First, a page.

There is no doubt that finesse worms have gained a strong resurgence recently. It is a hot technique for top bass pros right now, but like all fishing trends, will fade in time, to be reincarnated in some other form or hot method in the future.
Finesse worming got kicked off in the late seventies by Charlie Brewer from Tennessee. He wrote the first word (actually an entire book) about Brewer's Slider Fishing philosophy. He crafted a slim four-inch straight-tailed worm and jig head for it. He taught anglers to do nothing but reel slow and steady with no angler-imparted action. Brewer held a notion the exaggerated wiggling motion of most bass baits was not natural. Minnows, which Brewer felt his small slim worm looked like, propel themselves in straight lines with hardly noticeable tail flicks most of the time, and that's Charlie's Slider Fishing philosophy in a nutshell. Ahead of his time, Brewer also developed some of the very first jig heads that let you Texas rig a worm on a jig so it's snagless. To say Brewer's the father of finesse worming is true.
Fast forward to today, and the last word on finesse worms comes out of the Southeast as well. It's also a method of Texas-rigging finesse worms on shaking jig heads to be snagless. Unlike Brewer, modern day worm wizards shake and shiver their jig worms now. Some anglers almost constantly impart action. This latest technique's still not used much in the North, Central or Western USA yet.
In the twenty-five year space between the origins of Slider Fishing and the evolution of shaking jig worms, a third method - Texas-rigging finesse worms on light bullet sinkers (and a bead that clicks when the shaking sinker tap-dances against it) called "doodling" was developed out West by Don Iovino.
A fourth method, "polishing the rocks" with darter jig heads became favored by a few Western aces in the mid-eighties. A couple of closed-mouthed cowboys still sagely practice this today, but darter jigs have never been a mainstream tactic even in the West, and rarely ever used in other regions.
Number five, the Mojo rig is a finesse form of the heavier Carolina rig. The lightweight, slim Mojo sinker can be pegged in place with a line-cushioning rubber filament, often a foot or two up the line from the finesse worm. So it doesn't need a separate leader or swivel like a Carolina rig.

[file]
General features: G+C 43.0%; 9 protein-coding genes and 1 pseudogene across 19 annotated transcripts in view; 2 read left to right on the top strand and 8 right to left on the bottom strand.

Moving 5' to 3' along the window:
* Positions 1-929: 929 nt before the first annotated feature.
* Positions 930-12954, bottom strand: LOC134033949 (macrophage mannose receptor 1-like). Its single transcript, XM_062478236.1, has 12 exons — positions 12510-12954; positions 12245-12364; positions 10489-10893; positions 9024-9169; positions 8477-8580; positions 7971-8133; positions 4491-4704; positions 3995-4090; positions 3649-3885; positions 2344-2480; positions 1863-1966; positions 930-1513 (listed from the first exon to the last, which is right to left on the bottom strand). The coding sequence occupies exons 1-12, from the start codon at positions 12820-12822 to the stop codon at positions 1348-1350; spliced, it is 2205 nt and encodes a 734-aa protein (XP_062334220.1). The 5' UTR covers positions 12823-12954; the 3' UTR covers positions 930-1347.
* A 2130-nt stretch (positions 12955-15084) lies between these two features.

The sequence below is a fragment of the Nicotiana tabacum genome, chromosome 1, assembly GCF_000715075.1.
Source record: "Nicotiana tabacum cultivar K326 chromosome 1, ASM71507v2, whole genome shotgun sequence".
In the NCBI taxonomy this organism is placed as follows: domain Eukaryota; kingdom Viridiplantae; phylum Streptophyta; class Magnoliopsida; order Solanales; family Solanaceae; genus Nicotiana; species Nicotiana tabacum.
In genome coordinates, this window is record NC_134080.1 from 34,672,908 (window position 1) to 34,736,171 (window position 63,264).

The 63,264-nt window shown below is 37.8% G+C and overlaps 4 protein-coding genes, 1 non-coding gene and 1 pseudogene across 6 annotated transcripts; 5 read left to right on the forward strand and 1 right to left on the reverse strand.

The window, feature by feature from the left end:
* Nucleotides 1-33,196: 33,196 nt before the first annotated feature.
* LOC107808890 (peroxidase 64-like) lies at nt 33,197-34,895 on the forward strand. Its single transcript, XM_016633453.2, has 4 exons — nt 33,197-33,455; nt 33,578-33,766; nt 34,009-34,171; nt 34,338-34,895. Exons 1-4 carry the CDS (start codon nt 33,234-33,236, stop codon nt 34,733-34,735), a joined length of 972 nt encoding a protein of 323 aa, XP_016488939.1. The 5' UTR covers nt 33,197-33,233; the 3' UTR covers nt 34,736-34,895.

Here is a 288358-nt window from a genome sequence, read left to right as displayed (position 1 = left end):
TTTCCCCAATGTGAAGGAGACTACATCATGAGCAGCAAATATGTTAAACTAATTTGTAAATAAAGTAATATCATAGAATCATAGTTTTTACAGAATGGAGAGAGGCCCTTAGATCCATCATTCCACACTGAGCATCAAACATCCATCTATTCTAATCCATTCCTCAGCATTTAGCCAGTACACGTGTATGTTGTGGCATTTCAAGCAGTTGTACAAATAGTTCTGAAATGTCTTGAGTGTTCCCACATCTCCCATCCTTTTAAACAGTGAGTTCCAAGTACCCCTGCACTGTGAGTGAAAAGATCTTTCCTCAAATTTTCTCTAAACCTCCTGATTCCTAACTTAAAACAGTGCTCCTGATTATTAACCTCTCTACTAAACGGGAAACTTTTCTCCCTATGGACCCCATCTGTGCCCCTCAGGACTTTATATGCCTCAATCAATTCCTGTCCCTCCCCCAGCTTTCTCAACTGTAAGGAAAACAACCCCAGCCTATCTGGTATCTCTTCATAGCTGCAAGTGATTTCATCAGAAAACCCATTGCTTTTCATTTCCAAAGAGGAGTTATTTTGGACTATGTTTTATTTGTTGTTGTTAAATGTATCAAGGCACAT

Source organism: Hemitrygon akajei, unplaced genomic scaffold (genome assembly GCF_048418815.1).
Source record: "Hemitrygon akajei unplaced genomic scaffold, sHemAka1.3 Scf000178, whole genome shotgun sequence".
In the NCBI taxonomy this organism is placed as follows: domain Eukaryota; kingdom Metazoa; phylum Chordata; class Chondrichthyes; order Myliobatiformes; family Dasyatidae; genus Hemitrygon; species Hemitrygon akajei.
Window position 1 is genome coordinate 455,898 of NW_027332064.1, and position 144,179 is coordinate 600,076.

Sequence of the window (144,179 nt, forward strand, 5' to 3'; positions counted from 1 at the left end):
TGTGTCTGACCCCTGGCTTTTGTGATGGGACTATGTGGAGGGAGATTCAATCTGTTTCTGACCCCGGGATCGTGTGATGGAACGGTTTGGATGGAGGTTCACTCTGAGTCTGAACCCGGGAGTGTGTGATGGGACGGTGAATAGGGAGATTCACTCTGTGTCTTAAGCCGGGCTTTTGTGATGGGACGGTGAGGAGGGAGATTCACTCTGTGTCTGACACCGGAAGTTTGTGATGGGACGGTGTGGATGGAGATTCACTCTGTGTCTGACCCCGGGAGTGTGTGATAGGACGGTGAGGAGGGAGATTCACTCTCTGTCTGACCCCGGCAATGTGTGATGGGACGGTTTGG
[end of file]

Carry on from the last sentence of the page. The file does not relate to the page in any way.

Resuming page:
Sixth, from Japan, we've learned how to dropshot finesse worms, really only within the past five to six years, and dropshot's still new here. Many anglers have heard of it by now, but haven't actually tried to dropshot yet.
And hardly any of us have yet tried the seventh form of finesse worming - jig head wacky rigs. It has become popular in Japan just the past few years.
To recap, the seven ways we've covered above are:
- Slider Fishing
- Shaking Texas-Rigged Jig Worms
- Shaking Worms with Light Bullet Sinkers and Beads (Doodling)
- Darter Jigs
- Mojo Rigs
- Dropshot Rigs
- Jig Head Wacky Rigs
These certainly aren't the only ways to fish finesse worms, but they are some of the ways we'll cover in finer detail in the next chapter.
Finesse Worm Fishing - Chapter Three
There are no rules or even clues I've ever been able to discern for when fish want finesse worms rigged one way versus another.
In decades of seeking the truth, learning and sharing knowledge of fishing with others, I've found it's often the intermediate level angler who's looking for rules to rely on for where to go when and throw what. The vast majority of us fall within that intermediate level group. We tend to seek rules for when to use what.
But the true experts that I've come across, the most successful, don't seek rules. They rely on hard work, time spent, and trial and error as their basic tools. They eliminate what isn't working and refine what is. They don't decide or predict beforehand what will work today, but when they return to the launch ramp at day's end, through sheer perseverance with trial and error, they will have found what's working and refined it to a high level of success.